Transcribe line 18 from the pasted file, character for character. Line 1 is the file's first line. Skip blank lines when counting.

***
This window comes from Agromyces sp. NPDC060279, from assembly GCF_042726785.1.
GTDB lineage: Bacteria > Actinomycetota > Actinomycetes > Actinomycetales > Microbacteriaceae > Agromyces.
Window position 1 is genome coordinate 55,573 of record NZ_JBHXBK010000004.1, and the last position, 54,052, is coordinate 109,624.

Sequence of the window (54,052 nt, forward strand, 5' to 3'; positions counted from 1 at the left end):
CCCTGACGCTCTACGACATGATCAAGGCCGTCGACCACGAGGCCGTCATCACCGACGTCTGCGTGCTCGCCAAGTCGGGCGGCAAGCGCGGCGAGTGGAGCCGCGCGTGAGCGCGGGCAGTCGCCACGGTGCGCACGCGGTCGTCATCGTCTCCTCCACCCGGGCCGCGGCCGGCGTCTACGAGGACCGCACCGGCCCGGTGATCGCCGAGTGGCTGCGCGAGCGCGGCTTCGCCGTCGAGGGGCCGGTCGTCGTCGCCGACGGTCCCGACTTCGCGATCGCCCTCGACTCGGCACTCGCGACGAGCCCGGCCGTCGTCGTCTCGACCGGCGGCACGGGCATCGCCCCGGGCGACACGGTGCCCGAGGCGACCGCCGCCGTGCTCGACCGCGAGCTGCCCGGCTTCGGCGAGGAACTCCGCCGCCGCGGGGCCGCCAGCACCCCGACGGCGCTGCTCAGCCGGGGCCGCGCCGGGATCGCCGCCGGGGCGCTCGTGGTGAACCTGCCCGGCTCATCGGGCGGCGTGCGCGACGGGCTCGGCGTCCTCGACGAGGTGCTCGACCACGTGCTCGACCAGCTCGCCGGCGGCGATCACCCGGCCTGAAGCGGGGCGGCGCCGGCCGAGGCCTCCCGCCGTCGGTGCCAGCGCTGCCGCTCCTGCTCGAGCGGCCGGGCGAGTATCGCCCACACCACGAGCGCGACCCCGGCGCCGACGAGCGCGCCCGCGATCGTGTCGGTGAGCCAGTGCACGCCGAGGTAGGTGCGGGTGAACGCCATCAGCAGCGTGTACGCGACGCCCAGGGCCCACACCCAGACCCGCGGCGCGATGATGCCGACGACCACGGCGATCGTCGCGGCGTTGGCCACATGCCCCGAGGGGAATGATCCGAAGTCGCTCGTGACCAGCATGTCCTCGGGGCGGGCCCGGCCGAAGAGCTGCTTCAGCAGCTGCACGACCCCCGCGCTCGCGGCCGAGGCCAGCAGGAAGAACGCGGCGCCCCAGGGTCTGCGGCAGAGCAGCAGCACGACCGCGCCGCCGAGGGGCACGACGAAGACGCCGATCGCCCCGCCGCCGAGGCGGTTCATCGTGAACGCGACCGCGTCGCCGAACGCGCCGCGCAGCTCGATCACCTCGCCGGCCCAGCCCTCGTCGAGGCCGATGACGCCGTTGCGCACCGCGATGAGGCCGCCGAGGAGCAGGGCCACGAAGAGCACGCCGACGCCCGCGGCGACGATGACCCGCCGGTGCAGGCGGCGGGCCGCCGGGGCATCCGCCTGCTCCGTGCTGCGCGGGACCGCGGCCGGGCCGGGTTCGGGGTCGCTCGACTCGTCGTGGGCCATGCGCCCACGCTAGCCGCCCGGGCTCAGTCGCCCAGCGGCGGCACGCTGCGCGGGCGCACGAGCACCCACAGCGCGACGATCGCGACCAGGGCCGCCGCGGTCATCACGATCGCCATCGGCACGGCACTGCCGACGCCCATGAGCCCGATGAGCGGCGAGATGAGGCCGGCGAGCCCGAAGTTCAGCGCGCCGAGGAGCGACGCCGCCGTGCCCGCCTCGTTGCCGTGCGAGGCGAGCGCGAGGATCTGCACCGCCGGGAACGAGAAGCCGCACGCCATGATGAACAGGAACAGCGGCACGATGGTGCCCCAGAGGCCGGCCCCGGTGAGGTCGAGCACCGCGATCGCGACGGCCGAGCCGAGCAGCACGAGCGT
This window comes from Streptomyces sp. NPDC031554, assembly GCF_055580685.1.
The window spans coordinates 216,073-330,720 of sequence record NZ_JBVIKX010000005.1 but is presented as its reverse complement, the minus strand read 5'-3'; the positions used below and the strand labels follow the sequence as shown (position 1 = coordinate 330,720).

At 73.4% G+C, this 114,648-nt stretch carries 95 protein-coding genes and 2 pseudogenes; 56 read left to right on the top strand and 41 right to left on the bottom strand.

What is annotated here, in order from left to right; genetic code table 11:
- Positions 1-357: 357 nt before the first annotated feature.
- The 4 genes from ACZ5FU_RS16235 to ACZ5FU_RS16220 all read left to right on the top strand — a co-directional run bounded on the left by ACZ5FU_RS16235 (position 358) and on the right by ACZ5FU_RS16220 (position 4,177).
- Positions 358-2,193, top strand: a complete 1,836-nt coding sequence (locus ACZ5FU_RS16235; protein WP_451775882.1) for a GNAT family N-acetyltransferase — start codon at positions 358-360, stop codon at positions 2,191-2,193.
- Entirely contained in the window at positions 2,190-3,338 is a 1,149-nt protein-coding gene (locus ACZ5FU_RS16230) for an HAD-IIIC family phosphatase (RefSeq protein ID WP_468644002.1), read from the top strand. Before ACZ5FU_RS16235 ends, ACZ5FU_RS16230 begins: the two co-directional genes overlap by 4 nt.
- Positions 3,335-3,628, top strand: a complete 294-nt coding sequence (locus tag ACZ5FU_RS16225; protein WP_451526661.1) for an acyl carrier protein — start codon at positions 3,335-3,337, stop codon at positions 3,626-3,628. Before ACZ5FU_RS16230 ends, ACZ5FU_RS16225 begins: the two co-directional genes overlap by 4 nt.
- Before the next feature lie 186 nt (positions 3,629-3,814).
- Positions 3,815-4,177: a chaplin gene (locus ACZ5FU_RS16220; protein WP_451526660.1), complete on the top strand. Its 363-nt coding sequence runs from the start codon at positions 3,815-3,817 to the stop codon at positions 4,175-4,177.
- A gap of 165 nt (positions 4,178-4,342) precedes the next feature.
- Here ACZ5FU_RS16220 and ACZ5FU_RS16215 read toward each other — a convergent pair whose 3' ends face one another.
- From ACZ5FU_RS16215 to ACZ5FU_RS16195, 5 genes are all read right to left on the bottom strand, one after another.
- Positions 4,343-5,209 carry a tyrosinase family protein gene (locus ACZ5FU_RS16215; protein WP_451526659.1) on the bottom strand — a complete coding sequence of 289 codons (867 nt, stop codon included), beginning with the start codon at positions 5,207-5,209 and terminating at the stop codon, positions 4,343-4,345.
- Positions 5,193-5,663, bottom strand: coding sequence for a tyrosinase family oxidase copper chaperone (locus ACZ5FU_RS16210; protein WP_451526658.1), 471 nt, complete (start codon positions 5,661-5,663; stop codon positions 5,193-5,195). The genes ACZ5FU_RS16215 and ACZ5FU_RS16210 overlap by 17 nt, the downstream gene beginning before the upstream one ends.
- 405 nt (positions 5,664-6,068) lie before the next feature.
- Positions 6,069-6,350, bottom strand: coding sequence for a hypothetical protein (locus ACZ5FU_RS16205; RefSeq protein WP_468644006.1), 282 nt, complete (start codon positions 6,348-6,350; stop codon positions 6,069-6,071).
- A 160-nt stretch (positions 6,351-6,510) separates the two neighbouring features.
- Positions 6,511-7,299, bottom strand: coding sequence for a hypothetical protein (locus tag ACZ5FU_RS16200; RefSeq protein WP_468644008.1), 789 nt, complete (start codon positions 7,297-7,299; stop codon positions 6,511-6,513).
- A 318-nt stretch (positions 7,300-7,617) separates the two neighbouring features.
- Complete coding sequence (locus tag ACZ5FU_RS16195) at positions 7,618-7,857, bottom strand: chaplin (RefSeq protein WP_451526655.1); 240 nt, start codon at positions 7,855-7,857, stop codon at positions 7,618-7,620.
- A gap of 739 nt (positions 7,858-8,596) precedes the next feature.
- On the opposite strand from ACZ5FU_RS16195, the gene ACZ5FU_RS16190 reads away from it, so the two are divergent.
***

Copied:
- Here ACZ5FU_RS16220 and ACZ5FU_RS16215 read toward each other — a convergent pair whose 3' ends face one another.